When it comes to serving others, her eyes are always open for opportunities to engage others; the other person’s question, need, confused look, or eye contact are what Bonnie is always looking to see. She is always seeking cues for a chance to serve.

Work on the habit of looking for cues in others that there’s an opportunity to serve. When you see those opportunities, don’t let them go by.

Slow down, and start creating your own Moments of Truth.

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Not So Fast with Quick Issue Resolution – 11/4/14 TOW

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The technique we suggest to our clients for dealing with the irate customer is easily taught but not easily perfected. It involves listening, empathizing, accepting responsibility, and delivering on a remedy. We’ve taught literally thousands of Service Excellence training participants how to use this highly effective technique, but many employees have trouble executing it well.

When observing staff role-playing the technique in their small groups, there are reasons why it sometimes doesn’t work – the employee’s tone doesn’t sound sincerely empathetic. The employee makes no eye contact. The employee doesn’t ask questions about the specifics of the issue. Maybe the employee gets defensive.

But the biggest pitfall stems from the fact that most employees want to get out of these conversations fast. There are two typically reasons for this desire for speed: (1) Employees are uncomfortable dealing with angry customers, so they quickly want to remove themselves from the situation, and (2) Employees sincerely believe that quick resolution is what the customer wants – which typically is true.

The biggest pitfall is an employee’s lack of patience.

Whether the employee is trying to extricate themselves from the conversation or help the customer get that quick resolution, the most frequent drawback in taking those perspectives is that they try to navigate the conversation too quickly. They’re not patient. They talk fast. They don’t give the customer enough time to vent. They quickly go to a solution without learning the facts. They interrupt the customer. They say “I’m sorry” so early on and so quickly that the sincerity is lost. They try to end the conversation before they allow the customer to drop the emotions. They try to take control with speed rather than take control with well-worded questions.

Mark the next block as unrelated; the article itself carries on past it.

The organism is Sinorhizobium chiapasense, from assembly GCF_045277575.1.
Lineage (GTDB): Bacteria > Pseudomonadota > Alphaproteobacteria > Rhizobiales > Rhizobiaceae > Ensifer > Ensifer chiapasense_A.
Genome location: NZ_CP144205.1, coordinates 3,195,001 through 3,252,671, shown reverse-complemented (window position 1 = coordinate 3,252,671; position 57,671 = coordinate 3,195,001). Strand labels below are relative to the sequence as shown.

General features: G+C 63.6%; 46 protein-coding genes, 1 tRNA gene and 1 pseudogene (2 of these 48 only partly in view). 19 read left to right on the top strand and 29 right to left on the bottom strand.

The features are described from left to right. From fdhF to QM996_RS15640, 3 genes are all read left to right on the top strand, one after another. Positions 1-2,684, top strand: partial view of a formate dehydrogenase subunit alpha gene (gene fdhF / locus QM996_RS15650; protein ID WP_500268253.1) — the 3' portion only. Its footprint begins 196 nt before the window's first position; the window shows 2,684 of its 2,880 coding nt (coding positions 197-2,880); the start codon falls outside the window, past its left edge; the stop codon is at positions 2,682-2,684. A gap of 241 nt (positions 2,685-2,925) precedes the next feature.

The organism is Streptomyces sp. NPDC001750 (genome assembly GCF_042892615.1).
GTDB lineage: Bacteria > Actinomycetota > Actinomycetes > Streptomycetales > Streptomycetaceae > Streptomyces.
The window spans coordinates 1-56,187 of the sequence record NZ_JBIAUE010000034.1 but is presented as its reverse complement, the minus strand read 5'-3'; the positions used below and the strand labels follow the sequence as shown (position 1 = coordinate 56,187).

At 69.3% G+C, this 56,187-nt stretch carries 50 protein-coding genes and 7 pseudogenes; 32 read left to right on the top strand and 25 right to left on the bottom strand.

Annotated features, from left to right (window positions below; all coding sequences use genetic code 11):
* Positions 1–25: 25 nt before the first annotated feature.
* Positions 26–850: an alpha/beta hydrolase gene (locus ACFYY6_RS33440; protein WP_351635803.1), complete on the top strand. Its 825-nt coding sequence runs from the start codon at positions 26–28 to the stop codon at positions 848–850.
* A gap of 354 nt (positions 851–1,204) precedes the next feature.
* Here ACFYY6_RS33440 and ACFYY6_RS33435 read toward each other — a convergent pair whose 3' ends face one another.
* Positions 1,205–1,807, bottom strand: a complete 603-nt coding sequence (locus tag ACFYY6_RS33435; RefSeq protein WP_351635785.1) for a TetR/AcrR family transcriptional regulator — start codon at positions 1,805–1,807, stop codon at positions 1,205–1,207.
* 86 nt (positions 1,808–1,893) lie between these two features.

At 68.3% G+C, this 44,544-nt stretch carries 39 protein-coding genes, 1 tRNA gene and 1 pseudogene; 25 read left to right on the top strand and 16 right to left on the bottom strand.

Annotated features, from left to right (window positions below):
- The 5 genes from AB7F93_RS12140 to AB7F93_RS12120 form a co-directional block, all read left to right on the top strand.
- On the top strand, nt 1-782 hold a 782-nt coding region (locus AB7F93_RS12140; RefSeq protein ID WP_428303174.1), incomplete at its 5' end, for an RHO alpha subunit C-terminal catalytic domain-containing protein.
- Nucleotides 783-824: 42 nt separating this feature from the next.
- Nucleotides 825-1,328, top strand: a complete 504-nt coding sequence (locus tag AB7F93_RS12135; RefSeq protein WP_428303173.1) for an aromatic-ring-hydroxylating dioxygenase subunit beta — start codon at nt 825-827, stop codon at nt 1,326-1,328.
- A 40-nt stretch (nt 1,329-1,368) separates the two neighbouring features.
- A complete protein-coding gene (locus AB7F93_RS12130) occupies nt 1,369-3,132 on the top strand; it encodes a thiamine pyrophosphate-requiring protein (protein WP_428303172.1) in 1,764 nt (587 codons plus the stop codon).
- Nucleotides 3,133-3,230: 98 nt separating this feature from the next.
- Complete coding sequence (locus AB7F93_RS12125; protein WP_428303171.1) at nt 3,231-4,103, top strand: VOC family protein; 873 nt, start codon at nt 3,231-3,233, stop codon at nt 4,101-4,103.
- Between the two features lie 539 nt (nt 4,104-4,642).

Quick resolution is a noble goal, but the best way to get there involves listening, empathizing, and being patient enough to ask the right questions so you can present the right solution. Speeding to an end rarely ends well.

Summon all your patience when presented with a service recovery situation.

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Convey Compassion in Customer Service – 8/13/13 TOW

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The hospital promoted the 3 C’s: Compassionate Competent Care. The Care was what they provided – patient care, clinical care. Competent denoted that there was quality to what they provided. Compassionate signified. . .well. . .compassion.

So what is “Compassion” in customer service, and how does it apply even outside of healthcare?

There are several definitions of compassion, but the overriding one that applies to customer service is “sympathy, empathy, and concern for others, particularly for their issues or misfortune.” Customers want you to care for them, particularly when they’re in a tough situation. So you want to be compassionate.

Based on this definition of compassion, ask yourself a few questions. Are you aware of the customer’s issues? Are you understanding of their misfortunes? And just as importantly, how do you convey your understanding and concern?

There are ways to convey compassion with your words/phrases. Use these words frequently in dialogue with the customer to convey compassion for their issue/misfortune:

  • “Your issue” or “Your concern”
  • “You” used in a personal reference
  • “I understand”
  • “I care”
  • “I’m sorry”
  • “I’m concerned.”

What aspects of body language and tone of voice convey compassion?

  • Offer a gentle touch on the back or shoulder
  • Provide eye contact
  • Periodically nod your head
  • Acknowledge/engage the customer and their family/friends
  • Sit/kneel to customer’s eye level
  • Lean toward the customer rather than away or toward the door
  • Use a more quiet tone
  • Avoid utterances while customer is talking.

To be compassionate, use the words and non-verbal communications that convey you care.

Convey Compassion in Customer Service.